Star power makes the United States the favorite on the 2018 Ryder Cup odds, but remember, being on home soil counts for a lot.
Team USA is the -135 favorite with Team Europe coming back at +145, while a tie offers +1100 on the updated Ryder Cup betting lines at sportsbooks monitored by OddsShark.com.
The Americans are the defending champion going into the three-day match play competition at the par-71, 7,331-yard Albatros course at Le Grand National in Guyancourt, France. The favorites have won three of the last four renewals of the biennial golf competition, but the host team has won 27 of the last 41 matchups, or 65.8 percent.
The main props revolve around who will be the top scorer for each team, and who will be the first and last men out for each side during Sunday’s 12 singles matches.
Dustin Johnson (+500) is the favorite to be the top Team USA points scorer. However, Le Grand National is not a course that can be overpowered and the more deliberate, precise Webb Simpson (+2200) could be a darkhorse play.
Justin Rose (+500) and Rory McIlroy (+500) are co-favorites to be Europe’s top points scorer. However, there could be cause for wariness toward backing men with a tight turnaround from the Tour Championship, and the very consistent Tommy Fleetwood (+750) could be fresher mentally.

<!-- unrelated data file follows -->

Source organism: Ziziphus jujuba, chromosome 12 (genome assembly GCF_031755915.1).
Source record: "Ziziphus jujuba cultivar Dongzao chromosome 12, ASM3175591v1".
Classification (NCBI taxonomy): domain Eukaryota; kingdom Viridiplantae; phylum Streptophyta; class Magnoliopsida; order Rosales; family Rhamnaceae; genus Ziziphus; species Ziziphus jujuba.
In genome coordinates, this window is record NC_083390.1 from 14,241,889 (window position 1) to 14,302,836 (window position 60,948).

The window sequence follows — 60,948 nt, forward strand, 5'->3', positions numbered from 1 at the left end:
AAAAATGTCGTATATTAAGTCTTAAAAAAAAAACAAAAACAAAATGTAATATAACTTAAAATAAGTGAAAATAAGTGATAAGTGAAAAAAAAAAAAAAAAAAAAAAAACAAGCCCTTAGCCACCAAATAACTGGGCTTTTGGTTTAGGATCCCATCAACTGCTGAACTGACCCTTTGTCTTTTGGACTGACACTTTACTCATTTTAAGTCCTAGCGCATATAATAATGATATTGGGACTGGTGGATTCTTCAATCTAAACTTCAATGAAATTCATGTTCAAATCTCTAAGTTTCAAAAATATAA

Patrick Reed (+400) and Jordan Spieth (+500) have top price on the golf odds to be the first out in singles for Team USA. Both handled the pressure of an early start at the 2016 Ryder Cup and if worked once, why not do it again.
Predicting Europe’s first player out in singles would involve some guesswork on whether they’ll be chasing the U.S. at that point. McIlroy (+330) was first out for Europe on 2016.
As far as the anchor prop – last player out in singles – is concerned, rookies Bryson DeChambeau (+650) and Tony Finau (+650) are co-favorites for Team USA.
On the Europe side, Paul Casey (+600) and Alex Noren (+600) are co-favorites but the experience of Sergio Garcia (+800) makes him a viable option for the Europeans if the result comes down to the very end.
Last but not least, it’s +400 on whether there will be a hole in one, and -650 that they’re won’t be one. The last Ryder Cup hole-in-one was in 2006.
The Ryder Cup consists of foursome (alternate shot) and fourball (better ball) matches on Friday and Saturday, 16 in all, each worth one point.
For more odds information, betting picks and a breakdown of this week’s top sports betting news check out the OddsShark podcast with Jon Campbell and Andrew Avery. Subscribe on iTunes or listen to it at OddsShark.libsyn.com.